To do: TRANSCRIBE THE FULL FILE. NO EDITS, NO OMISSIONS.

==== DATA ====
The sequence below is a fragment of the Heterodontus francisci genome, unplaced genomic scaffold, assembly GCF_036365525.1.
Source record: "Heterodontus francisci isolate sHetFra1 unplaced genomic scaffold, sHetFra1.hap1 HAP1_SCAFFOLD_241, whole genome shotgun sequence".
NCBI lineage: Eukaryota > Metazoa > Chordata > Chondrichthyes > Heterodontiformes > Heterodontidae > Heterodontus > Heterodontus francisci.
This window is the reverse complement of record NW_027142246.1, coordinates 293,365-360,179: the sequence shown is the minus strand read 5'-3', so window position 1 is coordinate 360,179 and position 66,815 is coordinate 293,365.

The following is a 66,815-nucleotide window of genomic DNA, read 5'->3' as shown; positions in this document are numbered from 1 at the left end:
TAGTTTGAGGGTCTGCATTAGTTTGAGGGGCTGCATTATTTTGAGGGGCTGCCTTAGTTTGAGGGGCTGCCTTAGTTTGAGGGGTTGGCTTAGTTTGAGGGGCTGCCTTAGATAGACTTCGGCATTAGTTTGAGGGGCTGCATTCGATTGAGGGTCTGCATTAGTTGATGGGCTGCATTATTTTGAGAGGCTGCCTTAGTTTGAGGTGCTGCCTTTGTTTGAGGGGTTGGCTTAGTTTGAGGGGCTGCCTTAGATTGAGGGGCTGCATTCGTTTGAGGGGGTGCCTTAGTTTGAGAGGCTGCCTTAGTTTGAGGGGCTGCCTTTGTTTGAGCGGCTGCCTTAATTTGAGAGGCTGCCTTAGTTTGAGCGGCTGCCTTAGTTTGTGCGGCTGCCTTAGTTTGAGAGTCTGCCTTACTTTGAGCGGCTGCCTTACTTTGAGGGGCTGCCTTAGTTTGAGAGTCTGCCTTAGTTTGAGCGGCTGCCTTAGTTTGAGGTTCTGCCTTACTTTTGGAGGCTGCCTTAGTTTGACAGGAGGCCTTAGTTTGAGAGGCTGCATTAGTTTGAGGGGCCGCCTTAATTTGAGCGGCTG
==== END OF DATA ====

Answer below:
The sequence below is a fragment of the Heterodontus francisci genome, unplaced genomic scaffold, assembly GCF_036365525.1.
Source record: "Heterodontus francisci isolate sHetFra1 unplaced genomic scaffold, sHetFra1.hap1 HAP1_SCAFFOLD_241, whole genome shotgun sequence".
NCBI lineage: Eukaryota > Metazoa > Chordata > Chondrichthyes > Heterodontiformes > Heterodontidae > Heterodontus > Heterodontus francisci.
This window is the reverse complement of record NW_027142246.1, coordinates 293,365-360,179: the sequence shown is the minus strand read 5'-3', so window position 1 is coordinate 360,179 and position 66,815 is coordinate 293,365.

The following is a 66,815-nucleotide window of genomic DNA, read 5'->3' as shown; positions in this document are numbered from 1 at the left end:
TAGTTTGAGGGTCTGCATTAGTTTGAGGGGCTGCATTATTTTGAGGGGCTGCCTTAGTTTGAGGGGCTGCCTTAGTTTGAGGGGTTGGCTTAGTTTGAGGGGCTGCCTTAGATAGACTTCGGCATTAGTTTGAGGGGCTGCATTCGATTGAGGGTCTGCATTAGTTGATGGGCTGCATTATTTTGAGAGGCTGCCTTAGTTTGAGGTGCTGCCTTTGTTTGAGGGGTTGGCTTAGTTTGAGGGGCTGCCTTAGATTGAGGGGCTGCATTCGTTTGAGGGGGTGCCTTAGTTTGAGAGGCTGCCTTAGTTTGAGGGGCTGCCTTTGTTTGAGCGGCTGCCTTAATTTGAGAGGCTGCCTTAGTTTGAGCGGCTGCCTTAGTTTGTGCGGCTGCCTTAGTTTGAGAGTCTGCCTTACTTTGAGCGGCTGCCTTACTTTGAGGGGCTGCCTTAGTTTGAGAGTCTGCCTTAGTTTGAGCGGCTGCCTTAGTTTGAGGTTCTGCCTTACTTTTGGAGGCTGCCTTAGTTTGACAGGAGGCCTTAGTTTGAGAGGCTGCATTAGTTTGAGGGGCCGCCTTAATTTGAGCGGCTG